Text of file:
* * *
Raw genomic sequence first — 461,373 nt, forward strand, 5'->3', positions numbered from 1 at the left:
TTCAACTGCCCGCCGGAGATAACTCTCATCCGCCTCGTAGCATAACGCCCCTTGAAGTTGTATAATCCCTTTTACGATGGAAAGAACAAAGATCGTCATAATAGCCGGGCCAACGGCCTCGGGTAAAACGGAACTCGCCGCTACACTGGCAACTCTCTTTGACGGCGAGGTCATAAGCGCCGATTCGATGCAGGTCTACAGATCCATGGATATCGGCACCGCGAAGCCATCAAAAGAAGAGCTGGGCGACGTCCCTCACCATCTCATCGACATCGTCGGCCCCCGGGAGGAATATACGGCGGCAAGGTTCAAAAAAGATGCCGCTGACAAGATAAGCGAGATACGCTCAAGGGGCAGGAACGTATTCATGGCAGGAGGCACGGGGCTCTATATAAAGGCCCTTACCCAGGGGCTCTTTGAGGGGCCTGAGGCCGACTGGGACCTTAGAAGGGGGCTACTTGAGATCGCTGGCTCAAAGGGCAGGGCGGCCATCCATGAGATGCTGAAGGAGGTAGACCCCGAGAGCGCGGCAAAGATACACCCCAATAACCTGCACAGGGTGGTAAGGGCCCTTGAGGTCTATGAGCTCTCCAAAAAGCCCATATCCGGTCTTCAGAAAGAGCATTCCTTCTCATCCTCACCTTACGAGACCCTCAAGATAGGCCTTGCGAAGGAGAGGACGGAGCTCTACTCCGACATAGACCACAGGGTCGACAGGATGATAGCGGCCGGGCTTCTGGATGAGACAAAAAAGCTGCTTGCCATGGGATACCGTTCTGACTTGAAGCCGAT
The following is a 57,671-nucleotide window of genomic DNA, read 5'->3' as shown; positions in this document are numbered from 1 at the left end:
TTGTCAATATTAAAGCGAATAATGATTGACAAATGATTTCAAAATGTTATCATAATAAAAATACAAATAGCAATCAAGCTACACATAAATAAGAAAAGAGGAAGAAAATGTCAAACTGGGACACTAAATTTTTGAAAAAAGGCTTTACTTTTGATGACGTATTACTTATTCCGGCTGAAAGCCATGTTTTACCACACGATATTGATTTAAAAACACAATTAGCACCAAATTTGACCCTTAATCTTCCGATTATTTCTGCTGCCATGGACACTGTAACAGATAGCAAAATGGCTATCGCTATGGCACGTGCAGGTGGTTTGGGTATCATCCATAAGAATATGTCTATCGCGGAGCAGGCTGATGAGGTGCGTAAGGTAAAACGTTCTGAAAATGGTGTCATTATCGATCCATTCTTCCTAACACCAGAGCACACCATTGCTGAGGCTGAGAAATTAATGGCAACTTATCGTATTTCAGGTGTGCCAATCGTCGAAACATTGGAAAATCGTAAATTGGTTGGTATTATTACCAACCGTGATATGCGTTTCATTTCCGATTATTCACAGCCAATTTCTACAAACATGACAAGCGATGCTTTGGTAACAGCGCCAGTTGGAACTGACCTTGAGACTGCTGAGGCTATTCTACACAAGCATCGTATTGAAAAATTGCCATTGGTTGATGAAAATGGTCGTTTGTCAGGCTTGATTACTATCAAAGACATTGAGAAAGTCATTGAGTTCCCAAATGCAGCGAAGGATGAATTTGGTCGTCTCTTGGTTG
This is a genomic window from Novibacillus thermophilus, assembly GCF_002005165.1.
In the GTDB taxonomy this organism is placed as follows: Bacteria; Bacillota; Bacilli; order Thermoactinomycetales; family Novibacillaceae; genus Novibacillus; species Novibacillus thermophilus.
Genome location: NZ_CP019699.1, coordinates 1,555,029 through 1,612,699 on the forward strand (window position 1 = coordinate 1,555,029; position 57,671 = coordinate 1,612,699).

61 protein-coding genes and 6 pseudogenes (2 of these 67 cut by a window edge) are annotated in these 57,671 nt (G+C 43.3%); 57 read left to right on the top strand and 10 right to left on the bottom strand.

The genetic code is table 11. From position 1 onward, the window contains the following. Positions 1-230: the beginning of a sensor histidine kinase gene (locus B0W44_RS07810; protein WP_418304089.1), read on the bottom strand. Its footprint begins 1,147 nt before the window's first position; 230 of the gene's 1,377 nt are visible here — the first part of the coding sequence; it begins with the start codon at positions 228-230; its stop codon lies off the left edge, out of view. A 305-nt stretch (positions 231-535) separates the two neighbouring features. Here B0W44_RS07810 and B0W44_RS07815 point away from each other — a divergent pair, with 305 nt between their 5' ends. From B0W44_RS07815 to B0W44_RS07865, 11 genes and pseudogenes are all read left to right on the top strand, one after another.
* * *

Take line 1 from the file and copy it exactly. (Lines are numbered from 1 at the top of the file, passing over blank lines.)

Raw genomic sequence first — 461,373 nt, forward strand, 5'->3', positions numbered from 1 at the left: